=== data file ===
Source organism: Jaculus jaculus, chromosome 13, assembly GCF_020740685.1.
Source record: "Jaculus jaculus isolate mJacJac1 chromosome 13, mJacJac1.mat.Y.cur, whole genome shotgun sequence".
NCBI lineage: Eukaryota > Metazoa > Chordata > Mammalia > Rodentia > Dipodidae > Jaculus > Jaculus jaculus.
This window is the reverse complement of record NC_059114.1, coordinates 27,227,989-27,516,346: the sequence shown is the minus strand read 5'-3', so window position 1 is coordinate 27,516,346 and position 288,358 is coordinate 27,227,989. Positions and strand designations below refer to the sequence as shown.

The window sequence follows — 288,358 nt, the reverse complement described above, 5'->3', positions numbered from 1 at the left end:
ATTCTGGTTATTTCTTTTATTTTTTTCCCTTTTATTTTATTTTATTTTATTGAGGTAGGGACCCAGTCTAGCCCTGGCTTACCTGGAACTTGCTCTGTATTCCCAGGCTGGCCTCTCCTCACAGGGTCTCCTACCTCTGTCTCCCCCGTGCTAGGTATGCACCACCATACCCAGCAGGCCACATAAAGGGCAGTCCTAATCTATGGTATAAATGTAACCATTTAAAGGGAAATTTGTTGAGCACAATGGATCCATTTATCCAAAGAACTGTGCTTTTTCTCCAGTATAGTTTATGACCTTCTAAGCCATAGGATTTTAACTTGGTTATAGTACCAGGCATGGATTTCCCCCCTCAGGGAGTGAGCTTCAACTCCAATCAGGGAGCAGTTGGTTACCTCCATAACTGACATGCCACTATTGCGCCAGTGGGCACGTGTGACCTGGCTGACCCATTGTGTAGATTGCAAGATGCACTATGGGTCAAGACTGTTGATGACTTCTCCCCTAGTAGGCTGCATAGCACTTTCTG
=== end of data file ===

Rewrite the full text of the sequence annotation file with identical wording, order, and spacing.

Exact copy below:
Source organism: Jaculus jaculus, chromosome 13, assembly GCF_020740685.1.
Source record: "Jaculus jaculus isolate mJacJac1 chromosome 13, mJacJac1.mat.Y.cur, whole genome shotgun sequence".
NCBI lineage: Eukaryota > Metazoa > Chordata > Mammalia > Rodentia > Dipodidae > Jaculus > Jaculus jaculus.
This window is the reverse complement of record NC_059114.1, coordinates 27,227,989-27,516,346: the sequence shown is the minus strand read 5'-3', so window position 1 is coordinate 27,516,346 and position 288,358 is coordinate 27,227,989. Positions and strand designations below refer to the sequence as shown.

The window sequence follows — 288,358 nt, the reverse complement described above, 5'->3', positions numbered from 1 at the left end:
ATTCTGGTTATTTCTTTTATTTTTTTCCCTTTTATTTTATTTTATTTTATTGAGGTAGGGACCCAGTCTAGCCCTGGCTTACCTGGAACTTGCTCTGTATTCCCAGGCTGGCCTCTCCTCACAGGGTCTCCTACCTCTGTCTCCCCCGTGCTAGGTATGCACCACCATACCCAGCAGGCCACATAAAGGGCAGTCCTAATCTATGGTATAAATGTAACCATTTAAAGGGAAATTTGTTGAGCACAATGGATCCATTTATCCAAAGAACTGTGCTTTTTCTCCAGTATAGTTTATGACCTTCTAAGCCATAGGATTTTAACTTGGTTATAGTACCAGGCATGGATTTCCCCCCTCAGGGAGTGAGCTTCAACTCCAATCAGGGAGCAGTTGGTTACCTCCATAACTGACATGCCACTATTGCGCCAGTGGGCACGTGTGACCTGGCTGACCCATTGTGTAGATTGCAAGATGCACTATGGGTCAAGACTGTTGATGACTTCTCCCCTAGTAGGCTGCATAGCACTTTCTG